Archive for October, 2014

Two New BOC Board Members Named for Upcoming Term

Friday, October 24th, 2014

The BOC is pleased to announce two incoming members of the Board of Directors. Patrick J. Sexton, EdD, ATC, will serve as an Athletic Trainer Director, and Douglas B. Gregory, M.D., will serve as Physician Director. The two new board members will begin their terms January 1, 2016, and will begin attending meetings in February of next year.

Patrick J. Sexton, EdD, ATC

Patrick J. Sexton, EdD, ATC

Douglas B. Gregory, M.D.

Douglas B. Gregory, M.D.

Dr. Sexton served as Head Athletic Trainer on his arrival in 1993 and now currently serves as a Professor and Director of Athletic Training at Minnesota State University, Mankato. Prior to this position, he worked as Head Athletic Trainer, curriculum director and instructor at University of Wisconsin La Crosse and as an Athletic Trainer at University of Wyoming, Laramie, and at Pima Community College, Tucson.

Dr. Sexton has been active with professional associations at the state, district and national levels. He has served on the Joint Review Committee on Athletic Training Education Programs (JRC-AT), as vice-chair on Commission on Accreditation of Athletic Training Education (CAATE) committees, the NATA Professional Education Committee and others. As a volunteer for the BOC, he has served as an exam model and examiner.

“I have been so involved in the profession for two simple reasons,” Dr. Sexton said in his personal statement. “First because all of my mentors were very active in the profession so I learned the importance of being involved, and second because I believe that if you disagree with how something is being done or if you think there is a better way to do something, it is much better to put your efforts into working toward changing things than it is to sit back and just talk about how things should be.”

Dr. Gregory specializes in general pediatrics and primary care sports medicine at Lakeview Medical Center, in Suffolk, Virginia, where he serves as Medical Director for Quality. He has been the team physician for a local high school for 30 years. In 2010, he was awarded by the Academy of Pediatrics for his long-term dedication to the development of primary care sports medicine.

As an advocate and supporter of athletic training, Dr. Gregory has mentored numerous Athletic Trainers and has been actively involved with athletic training education and certification. He served as the American Academy of Pediatrics representative for JRC-AT and then CAATE. In addition, he has served on several NATA committees and task forces.

After learning of his appointment to the BOC Board of Directors, Dr. Gregory said he sees this role as a part of his long-term commitment to athletic training, which began in 1993.

“This position is a continuation of my involvement with athletic training education as a preceptor for young Athletic Trainers, site visitor for CAATE and a CAATE commissioner,” Dr. Gregory said.

The BOC looks forward to working with Dr. Sexton and Dr. Gregory. Both men will serve three-year terms, with the possibility of appointment for a second consecutive term.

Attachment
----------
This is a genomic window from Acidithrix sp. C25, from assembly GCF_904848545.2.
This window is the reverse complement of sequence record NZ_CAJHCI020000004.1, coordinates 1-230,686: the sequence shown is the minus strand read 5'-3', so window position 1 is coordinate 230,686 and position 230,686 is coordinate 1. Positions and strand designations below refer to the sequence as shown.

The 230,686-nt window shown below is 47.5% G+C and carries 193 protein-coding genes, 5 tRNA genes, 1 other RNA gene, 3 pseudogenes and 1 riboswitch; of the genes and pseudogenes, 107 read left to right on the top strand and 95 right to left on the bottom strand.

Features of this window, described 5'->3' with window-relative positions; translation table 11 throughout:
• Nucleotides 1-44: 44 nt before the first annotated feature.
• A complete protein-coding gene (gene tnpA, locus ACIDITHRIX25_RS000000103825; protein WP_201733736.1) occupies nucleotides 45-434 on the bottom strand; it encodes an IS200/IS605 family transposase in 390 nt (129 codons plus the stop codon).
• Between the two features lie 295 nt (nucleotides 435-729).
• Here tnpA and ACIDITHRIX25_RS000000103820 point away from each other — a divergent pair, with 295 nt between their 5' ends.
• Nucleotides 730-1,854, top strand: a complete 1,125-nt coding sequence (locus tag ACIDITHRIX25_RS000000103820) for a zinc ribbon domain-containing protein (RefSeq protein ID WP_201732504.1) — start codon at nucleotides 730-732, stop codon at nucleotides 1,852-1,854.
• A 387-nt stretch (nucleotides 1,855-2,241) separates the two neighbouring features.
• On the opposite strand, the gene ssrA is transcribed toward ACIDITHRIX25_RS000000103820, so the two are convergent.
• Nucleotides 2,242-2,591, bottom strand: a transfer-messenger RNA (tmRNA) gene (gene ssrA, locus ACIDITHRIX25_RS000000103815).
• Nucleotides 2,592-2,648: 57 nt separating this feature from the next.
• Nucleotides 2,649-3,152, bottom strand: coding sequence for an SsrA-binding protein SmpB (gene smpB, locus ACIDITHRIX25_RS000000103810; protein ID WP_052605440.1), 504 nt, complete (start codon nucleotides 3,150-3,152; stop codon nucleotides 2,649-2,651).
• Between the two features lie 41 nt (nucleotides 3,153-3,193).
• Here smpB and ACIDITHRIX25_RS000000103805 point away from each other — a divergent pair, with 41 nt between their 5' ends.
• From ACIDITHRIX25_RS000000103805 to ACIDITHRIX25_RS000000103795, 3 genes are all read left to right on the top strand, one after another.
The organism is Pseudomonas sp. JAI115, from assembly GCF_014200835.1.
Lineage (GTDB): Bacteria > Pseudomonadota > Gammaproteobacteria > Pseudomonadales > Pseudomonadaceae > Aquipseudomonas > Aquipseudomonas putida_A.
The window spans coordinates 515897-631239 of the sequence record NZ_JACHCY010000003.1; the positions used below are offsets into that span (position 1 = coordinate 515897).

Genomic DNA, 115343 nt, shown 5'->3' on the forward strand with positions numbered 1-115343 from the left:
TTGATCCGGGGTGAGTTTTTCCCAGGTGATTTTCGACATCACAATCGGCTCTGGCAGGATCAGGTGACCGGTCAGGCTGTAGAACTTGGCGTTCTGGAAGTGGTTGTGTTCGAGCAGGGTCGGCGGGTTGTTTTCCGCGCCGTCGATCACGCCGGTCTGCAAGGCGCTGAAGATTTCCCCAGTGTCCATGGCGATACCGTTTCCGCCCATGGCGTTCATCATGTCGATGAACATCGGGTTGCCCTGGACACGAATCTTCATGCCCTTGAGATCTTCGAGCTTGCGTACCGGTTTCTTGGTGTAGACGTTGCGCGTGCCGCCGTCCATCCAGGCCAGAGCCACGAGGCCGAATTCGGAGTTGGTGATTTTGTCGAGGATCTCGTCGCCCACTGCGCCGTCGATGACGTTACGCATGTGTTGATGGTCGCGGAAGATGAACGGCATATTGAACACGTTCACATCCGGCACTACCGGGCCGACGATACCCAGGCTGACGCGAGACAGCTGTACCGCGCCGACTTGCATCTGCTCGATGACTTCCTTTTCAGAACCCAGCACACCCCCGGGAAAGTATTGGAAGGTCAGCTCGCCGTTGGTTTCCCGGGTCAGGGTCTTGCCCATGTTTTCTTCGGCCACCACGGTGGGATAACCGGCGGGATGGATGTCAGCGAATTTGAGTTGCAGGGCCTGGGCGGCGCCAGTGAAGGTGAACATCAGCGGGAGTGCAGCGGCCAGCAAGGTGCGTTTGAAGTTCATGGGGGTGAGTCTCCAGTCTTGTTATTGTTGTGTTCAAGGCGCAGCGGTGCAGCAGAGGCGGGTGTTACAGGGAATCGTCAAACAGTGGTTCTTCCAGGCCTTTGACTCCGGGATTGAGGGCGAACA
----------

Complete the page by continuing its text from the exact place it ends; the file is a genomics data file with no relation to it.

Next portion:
Task Force and Panel Begin Work on Practice Analysis Study

Wednesday, October 15th, 2014
Members of the Practice Analysis Task Force and the Practice Analysis Panel

Members of the Practice Analysis Task Force and the Practice Analysis Panel met in Omaha in October to review the practice standards for BOC Certified ATs.

By Amanda Webster, ATC

For three days, a group consisting of six Practice Analysis Task Force members and 17 panelists met at the Board of Certification headquarters in Omaha, Nebraska, with the objective of reviewing practice standards for Certified Athletic Trainers (ATs).

It was the intention of the BOC to form a group that would represent ATs in a variety of settings and geographical locations. Panelists and task force members were selected based on their experience, education and the region in which they practice. Members of the group would have the knowledge of experienced ATs as well as the fresh perspective of newly-minted ATs.  ATs in the high school, college, military, hospital, physician practice, therapy clinic and performing arts settings were represented.

Under the guidance of James Henderson, a psychometrician, the group debated previous existing domains, tasks, knowledge and skills.  A psychometrician (in case you have never heard the term) designs, administers and interprets quantitative tests.  Dr. Henderson served as a mediator for discussions, recorded agreed-upon statements and aided in defining terminology.  When all is said and done, he will use the information gathered to help develop the next step in the process of the practice analysis study.

The task proved tedious at times with respect to discussions about the growth of our profession and advancements in sports medicine.  The last practice analysis study was performed six years ago.  Major topics of discussion were traumatic brain injury management, Evidence Based Practice and patient population.  We were able to reach a consensus on domains, terms and definitions by respecting everyone’s background and maintaining a professional and team-oriented view.

As a panelist, my biggest takeaway from this meeting was the vast knowledge and skills a Certified Athletic Trainer is required to have.  When you put it on paper, the list seems endless! Working in the company of distinguished ATs was truly encouraging.  I have no doubt I will be applying to participate in future BOC events, and I encourage young professionals like myself to do the same.